“Should I call in Burn?” Tony asked.

She didn’t want to, but at the same time, she knew they could use the psychic’s help with this one—at the very least, he’d be able to scrape some information out of their prisoners even if they didn’t want to talk.

“Yeah,” she said. “Yeah, call him in. We’ll need that caliber.”

“And Ghost?”

Ridley was more of a wildcard, but she figured she could use him, too—to keep an eye on the area, at the very least, once they moved on, possibly to track anyone coming or going.
“Send him,” she said.

“Will do. Sending the calls out now.”

Tell him.

Brigid grimaced. “I need you to do one more thing, Tony.”

“What’s that?”

“Call your brother and warn the Angels,” she said, heart fluttering inside the cage of her ribs. “Make sure everyone’s kids are accounted for.”

There was a moment of silence, then, “B, what’s going on?”

“Someone’s taking kids again.” Her throat was so tight, it was hard to speak. “Gifted kids. It’s starting again and I’m not sure who the hell is responsible—but we’re sure as hell going to find out. Tell your brother that, too. What happened with Sterling isn’t going to happen again. We won’t let it.”

She hung up the phone and sucked in a breath. She didn’t care if Wes was staring at her or how much he’d heard.

She wasn’t going to let him shut them out of this—UNSETIC had a job to do, and she’d be damned if they weren’t going to do it.

Tom handed the last kid down, and said, “That’s all of them.”

“Alright. Now you,” Jo called back.

Tom looked back at the door, frowning, and said, “I’ll be a minute. Wait for me.”

“No! He can take care of himself!”

But Tom was already off. He kicked the door hard enough to break the lock as though it were only a toy, and the hinges nearly gave as the door slammed into the wall.

Tim had gained ground in the hallway, pushing the woman a few doors away. Both the magus and the Hunter were coated in flying drywall dust and Tom could only see her as a nearly indistinct shape in floating grey-brown-white.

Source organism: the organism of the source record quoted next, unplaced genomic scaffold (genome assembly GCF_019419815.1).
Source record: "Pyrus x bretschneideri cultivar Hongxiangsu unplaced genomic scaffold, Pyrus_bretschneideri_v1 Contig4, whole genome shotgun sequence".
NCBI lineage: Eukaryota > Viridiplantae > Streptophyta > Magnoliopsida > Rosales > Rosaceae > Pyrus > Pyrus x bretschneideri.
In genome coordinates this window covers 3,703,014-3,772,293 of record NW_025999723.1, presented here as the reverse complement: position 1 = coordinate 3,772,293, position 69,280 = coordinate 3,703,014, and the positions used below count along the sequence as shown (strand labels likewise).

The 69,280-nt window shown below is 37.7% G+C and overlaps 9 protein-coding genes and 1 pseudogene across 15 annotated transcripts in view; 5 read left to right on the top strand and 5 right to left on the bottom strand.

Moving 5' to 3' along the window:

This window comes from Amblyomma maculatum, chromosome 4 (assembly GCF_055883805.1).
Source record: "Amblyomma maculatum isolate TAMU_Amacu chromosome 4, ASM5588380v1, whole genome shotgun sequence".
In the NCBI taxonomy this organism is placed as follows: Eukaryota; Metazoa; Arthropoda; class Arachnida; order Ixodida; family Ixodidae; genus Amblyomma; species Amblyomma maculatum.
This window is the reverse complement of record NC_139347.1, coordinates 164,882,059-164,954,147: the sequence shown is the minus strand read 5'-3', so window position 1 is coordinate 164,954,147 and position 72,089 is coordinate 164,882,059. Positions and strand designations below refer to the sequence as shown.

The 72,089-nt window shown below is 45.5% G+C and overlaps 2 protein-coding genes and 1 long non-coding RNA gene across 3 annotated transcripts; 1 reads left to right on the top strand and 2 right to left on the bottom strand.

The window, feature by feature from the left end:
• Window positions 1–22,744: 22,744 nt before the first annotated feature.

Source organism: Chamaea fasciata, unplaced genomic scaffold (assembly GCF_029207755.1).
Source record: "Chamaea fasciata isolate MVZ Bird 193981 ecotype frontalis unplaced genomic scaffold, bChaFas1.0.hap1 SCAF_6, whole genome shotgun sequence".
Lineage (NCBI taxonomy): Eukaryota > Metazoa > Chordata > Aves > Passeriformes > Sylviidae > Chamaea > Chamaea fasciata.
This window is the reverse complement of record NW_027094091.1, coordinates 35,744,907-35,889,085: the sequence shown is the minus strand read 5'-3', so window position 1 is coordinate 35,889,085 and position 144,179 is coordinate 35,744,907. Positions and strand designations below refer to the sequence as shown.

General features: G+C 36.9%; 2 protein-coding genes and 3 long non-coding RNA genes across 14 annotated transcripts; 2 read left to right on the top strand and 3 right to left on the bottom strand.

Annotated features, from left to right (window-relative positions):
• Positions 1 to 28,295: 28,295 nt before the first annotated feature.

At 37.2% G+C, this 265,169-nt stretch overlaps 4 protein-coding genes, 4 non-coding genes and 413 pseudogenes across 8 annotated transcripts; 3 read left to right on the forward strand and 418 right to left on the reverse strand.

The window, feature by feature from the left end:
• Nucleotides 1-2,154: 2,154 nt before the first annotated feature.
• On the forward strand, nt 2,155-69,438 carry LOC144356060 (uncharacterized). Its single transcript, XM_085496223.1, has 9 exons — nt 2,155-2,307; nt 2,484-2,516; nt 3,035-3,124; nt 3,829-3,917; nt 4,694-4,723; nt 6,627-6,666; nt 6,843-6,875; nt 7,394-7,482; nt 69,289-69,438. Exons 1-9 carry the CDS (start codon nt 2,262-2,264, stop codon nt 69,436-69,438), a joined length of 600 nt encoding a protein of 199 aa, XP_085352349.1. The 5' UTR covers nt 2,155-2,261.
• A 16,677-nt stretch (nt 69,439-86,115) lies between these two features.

Then she charged.

A blade rasped free of a sheath that Tom couldn’t remember seeing. For a split second, he thought things had gone from bad to worse, then he realized that something was gleaming in Tim’s hand. The magus was chanting something in a tongue that wasn’t Hebrew or Latin, but something strange and in between. Something shimmered in the air around Tim, almost too fast and too thin to notice.

The magus leveled his blade at the charging woman, his feet planted and his expression blank.

She saw the sword in the clouds of drywall dust at the last second and dodged to the side, but Tom saw a small spray of scarlet, heard her give a sudden, ragged gasp, and then she moved past Tim and past the open doorway. She stumbled a little, regained her footing, and started to turn, and Tom saw a gunmetal glint as she raised her hand.

“Oh, shit,” Tom said. He darted forward and got a handful of the back of Tim’s shirt, dragging him back through the doorway as the crash of a revolver echoed through the hallway. “One more!” he shouted back toward the window and Jo.

He heard the magus swearing at him. Tom managed a feral grin.

“You’ll thank me later,” he said, then threw Tim out the window.